Now, since you read my blog you know this might have negative tax ramifications after death but, putting that aside, it avoided probate so in general it’s fine. However, the mortgage company really doesn’t care about the deed transfer. They do not care because the deed transfer is completely separate from the underlying mortgage. The client wants to talk to the mortgage company about a loan modification.  The mortgage company won’t talk to him since mom is dead. This is truly a problem.

What can be done?

Rightfully so the client wants to avoid a full probate. I do believe a full probate can be avoided.The answer is Letters of Special Administration.

Letters of Special Administration is basically a limited probate. It’s limited to whatever is specified in the petition. The more limited it is the more likely the court will approve it. We thus may ask for limited powers to communicate with XYZ Mortgage Company regarding loan 1234. Or maybe we will ask for general powers related to real estate.

See California probate code 8544 below:

8544. (a) Except to the extent the order appointing a special
administrator prescribes terms, the special administrator has the
power to do all of the following without further order of the court:
(1) Take possession of all of the real and personal property of
the estate of the decedent and preserve it from damage, waste, and
injury.
(2) Collect all claims, rents, and other income belonging to the
estate.
(3) Commence and maintain or defend suits and other legal
proceedings.
(4) Sell perishable property.
(b) Except to the extent the order prescribes terms, the special
administrator has the power to do all of the following on order of
the court:
(1) Borrow money, or lease, mortgage, or execute a deed of trust
on real property, in the same manner as an administrator.
(2) Pay the interest due or all or any part of an obligation
secured by a mortgage, lien, or deed of trust on property in the
estate, where there is danger that the holder of the security may
enforce or foreclose on the obligation and the property exceeds in
value the amount of the obligation. This power may be ordered only on
petition of the special administrator or any interested person, with
any notice that the court deems proper, and shall remain in effect
until appointment of a successor personal representative. The order
may also direct that interest not yet accrued be paid as it becomes
due, and the order shall remain in effect and cover the future
interest unless and until for good cause set aside or modified by the
court in the same manner as for the original order.
(3) Exercise other powers that are conferred by order of the
court.
(c) Except where the powers, duties, and obligations of a general
personal representative are granted under Section 8545, the special
administrator is not a proper party to an action on a claim against
the decedent.
(d) A special administrator appointed to perform a particular act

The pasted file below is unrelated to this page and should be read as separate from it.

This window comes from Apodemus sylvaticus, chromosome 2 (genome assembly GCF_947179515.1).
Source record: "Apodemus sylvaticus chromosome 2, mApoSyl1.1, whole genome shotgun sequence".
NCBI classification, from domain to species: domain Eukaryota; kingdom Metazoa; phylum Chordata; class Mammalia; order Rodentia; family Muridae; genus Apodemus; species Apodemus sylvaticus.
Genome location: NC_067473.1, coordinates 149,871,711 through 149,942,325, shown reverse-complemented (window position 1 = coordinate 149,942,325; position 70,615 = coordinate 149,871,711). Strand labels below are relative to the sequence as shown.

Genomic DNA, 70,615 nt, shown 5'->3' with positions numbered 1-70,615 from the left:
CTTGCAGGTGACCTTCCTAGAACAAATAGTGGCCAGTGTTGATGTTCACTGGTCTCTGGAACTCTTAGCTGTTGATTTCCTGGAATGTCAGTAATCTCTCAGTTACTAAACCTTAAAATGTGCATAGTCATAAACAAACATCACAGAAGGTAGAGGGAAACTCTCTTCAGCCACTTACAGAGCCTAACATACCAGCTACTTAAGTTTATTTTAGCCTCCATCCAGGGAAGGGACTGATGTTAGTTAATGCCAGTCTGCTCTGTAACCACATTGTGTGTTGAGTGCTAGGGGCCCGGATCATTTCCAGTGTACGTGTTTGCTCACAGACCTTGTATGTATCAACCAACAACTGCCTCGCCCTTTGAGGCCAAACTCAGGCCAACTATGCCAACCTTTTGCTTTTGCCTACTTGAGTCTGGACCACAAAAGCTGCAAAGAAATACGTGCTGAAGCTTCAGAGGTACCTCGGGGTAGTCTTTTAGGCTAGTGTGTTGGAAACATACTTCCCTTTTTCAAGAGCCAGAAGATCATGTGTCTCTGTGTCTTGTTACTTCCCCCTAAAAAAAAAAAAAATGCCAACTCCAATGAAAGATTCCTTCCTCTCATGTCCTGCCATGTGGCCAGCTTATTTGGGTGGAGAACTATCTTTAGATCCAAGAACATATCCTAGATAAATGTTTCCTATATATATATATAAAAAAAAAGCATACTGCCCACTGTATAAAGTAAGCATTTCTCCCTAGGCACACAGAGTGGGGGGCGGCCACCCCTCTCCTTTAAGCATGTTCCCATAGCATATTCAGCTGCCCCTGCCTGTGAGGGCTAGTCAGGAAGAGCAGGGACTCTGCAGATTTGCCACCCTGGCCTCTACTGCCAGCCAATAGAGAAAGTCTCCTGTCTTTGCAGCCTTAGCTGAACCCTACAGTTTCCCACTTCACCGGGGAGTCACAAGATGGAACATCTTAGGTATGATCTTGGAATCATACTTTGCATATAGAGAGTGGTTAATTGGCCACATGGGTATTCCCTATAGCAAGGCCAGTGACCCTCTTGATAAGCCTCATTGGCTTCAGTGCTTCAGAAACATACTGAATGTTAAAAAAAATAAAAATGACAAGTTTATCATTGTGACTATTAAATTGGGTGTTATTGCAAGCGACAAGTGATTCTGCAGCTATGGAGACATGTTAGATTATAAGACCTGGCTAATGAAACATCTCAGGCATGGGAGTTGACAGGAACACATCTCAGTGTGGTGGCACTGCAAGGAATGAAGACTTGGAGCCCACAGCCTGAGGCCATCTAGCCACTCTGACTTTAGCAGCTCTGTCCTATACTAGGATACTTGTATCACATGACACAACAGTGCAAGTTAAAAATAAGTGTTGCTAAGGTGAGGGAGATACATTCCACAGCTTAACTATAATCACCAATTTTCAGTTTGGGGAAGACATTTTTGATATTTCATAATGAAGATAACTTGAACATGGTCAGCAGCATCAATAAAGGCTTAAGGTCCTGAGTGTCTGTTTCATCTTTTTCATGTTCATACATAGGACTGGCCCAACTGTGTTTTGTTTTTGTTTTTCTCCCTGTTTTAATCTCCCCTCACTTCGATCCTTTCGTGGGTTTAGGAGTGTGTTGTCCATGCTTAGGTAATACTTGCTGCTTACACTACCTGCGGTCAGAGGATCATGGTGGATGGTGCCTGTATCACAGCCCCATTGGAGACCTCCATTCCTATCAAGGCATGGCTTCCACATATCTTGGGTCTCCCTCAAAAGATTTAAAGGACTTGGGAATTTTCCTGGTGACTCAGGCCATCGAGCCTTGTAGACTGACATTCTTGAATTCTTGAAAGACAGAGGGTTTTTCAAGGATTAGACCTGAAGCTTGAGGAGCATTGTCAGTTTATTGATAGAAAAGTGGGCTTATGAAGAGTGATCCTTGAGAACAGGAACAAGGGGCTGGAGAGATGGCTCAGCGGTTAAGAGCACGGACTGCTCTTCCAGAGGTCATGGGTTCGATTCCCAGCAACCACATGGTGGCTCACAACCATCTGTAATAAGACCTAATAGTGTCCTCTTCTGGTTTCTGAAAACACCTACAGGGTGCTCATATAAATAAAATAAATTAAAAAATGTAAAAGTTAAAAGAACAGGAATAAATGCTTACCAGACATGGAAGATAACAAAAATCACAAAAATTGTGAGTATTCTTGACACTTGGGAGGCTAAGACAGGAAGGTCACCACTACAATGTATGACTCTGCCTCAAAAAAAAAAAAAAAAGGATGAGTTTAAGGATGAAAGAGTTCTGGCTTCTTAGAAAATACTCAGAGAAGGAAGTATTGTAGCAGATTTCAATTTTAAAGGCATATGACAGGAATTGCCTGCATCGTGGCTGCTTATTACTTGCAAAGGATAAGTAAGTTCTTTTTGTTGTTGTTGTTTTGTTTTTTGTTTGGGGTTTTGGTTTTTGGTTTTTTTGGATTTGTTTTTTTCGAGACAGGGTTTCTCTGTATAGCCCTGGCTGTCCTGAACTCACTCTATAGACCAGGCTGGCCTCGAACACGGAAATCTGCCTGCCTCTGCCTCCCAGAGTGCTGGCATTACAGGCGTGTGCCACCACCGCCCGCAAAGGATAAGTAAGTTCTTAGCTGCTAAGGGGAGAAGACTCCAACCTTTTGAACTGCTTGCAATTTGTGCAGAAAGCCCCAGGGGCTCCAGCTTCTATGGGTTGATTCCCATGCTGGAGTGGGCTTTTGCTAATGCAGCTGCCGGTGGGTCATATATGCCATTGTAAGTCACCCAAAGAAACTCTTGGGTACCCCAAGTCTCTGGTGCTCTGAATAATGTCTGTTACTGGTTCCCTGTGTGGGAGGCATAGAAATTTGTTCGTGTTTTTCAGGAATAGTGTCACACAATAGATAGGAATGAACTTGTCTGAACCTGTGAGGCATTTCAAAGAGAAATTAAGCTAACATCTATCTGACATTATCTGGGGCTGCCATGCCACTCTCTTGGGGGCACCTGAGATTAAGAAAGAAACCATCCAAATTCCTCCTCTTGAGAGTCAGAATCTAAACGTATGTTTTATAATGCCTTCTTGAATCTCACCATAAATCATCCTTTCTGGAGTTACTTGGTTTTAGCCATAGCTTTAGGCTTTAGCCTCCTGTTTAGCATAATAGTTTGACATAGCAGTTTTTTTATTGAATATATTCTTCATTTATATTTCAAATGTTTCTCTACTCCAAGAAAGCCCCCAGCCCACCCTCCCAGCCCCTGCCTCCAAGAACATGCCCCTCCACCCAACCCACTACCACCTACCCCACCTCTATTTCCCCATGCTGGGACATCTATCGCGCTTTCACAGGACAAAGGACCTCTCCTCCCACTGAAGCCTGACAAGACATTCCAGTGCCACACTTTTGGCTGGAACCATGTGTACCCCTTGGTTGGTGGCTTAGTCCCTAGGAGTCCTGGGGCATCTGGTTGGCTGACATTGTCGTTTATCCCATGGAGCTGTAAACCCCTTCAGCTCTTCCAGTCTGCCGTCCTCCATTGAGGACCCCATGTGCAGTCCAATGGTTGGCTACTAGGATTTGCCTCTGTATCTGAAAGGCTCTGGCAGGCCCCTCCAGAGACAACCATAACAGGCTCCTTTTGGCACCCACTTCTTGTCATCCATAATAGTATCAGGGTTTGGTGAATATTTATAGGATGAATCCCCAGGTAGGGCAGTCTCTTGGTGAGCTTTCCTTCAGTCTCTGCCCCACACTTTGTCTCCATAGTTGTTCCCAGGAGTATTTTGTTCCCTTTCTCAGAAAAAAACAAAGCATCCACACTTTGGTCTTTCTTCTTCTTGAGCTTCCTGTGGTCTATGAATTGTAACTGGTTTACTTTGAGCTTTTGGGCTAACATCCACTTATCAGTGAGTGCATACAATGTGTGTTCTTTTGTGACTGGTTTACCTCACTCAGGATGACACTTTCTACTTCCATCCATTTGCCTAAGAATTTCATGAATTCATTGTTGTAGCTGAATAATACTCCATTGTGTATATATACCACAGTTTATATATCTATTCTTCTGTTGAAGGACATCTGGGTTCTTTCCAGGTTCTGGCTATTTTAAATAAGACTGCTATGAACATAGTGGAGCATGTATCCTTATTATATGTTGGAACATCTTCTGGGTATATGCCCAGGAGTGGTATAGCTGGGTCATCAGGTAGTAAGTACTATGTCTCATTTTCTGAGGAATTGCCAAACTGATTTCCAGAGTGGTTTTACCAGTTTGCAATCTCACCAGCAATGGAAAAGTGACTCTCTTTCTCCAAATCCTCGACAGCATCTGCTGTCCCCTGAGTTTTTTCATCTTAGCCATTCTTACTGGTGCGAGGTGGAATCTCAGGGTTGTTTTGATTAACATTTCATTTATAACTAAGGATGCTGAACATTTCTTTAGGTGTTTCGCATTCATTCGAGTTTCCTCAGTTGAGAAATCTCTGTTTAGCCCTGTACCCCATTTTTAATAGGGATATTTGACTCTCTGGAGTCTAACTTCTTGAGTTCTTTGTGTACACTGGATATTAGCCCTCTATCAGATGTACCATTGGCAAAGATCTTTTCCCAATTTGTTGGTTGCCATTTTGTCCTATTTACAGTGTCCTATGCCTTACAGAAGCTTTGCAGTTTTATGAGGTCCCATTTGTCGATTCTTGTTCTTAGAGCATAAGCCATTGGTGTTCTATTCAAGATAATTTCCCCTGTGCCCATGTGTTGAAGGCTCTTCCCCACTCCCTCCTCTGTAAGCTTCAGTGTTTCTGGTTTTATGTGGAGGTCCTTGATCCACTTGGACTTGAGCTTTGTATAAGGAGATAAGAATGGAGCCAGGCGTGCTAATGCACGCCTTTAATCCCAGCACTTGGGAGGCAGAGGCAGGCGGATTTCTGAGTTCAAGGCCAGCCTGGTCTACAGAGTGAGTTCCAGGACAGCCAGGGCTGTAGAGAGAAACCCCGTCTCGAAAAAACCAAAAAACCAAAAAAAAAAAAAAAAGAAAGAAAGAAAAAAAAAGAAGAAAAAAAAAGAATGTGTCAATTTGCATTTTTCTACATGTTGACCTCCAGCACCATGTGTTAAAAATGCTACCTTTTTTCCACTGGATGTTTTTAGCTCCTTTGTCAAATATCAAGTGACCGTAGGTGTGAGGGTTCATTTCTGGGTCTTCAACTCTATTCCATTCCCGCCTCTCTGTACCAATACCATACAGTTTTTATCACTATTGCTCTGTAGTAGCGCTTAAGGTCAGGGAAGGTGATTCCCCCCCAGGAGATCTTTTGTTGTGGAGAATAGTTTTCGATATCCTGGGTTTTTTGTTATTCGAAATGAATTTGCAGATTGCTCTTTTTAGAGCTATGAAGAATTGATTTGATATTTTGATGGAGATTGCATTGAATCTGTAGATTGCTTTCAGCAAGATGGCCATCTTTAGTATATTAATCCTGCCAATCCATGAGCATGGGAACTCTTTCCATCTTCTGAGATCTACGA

has no duty to take any other action to protect the estate.

The highlighted portion above is key as it should allow the Special Administrator to deal with the mortgage company and figure out a plan for the mortgage.

Fees in special administration cases are by agreement of the parties. The typical statutory probate fee schedule does not apply. I generally offer these on a flat fee basis to give the client’s the most certainty and avoid surprises.

I should add that special letters can be used in many other situations such as accessing bank accounts to pay mortgages and funeral expenses, investigate safe deposit boxes, and more. The key is getting the court order so it’s all legal!

-John

Help write the California probate code

People often complain about the California probate code. Now YOU can help fix it! According to this GCN.com article there will be a crowdsourcing feature to modify and amend the code on wiki.  GCN is the only website reporting this at the moment. Read about it here.

Sacramento Probate Court Continuances

I pride myself on rarely having to seek continuances in probate court. That is, I try to be prepared and take care of my business BEFORE the court date so as to avoid continuances. Historically continuances, in Sacramento county, have been 4 weeks out.  I am speaking of the Sacramento probate court when I say Sacramento county. Each county is a little different of course but the trend is being seen in most counties of California as I work throughout the state.

The last year, or so, it’s been moving toward 6-8 weeks at times in Sacramento. Today, I had to ask for a continuance in a case as there are some heirs who want more information. The court date is too close (next week) and thus a continuance was agreed to so we could answer all of their questions. Ok fine but guess what… the case just got delayed THREE MONTHS.

Yes, the next available continuance day after the January 8, 2014 hearing is April 8, 2014. Let me repeat… THREE MONTHS!

As I have stated before if you do a probate case yourself or hire an inexperienced attorney you face an increased risk of a continuance. If a continuance is three months that means your case will be at least 3 months longer than it need be. Plus, it can happen again, and again, and again….  Before you know it your probate case takes a year longer than it should. Forget the rest and hire the best from day one!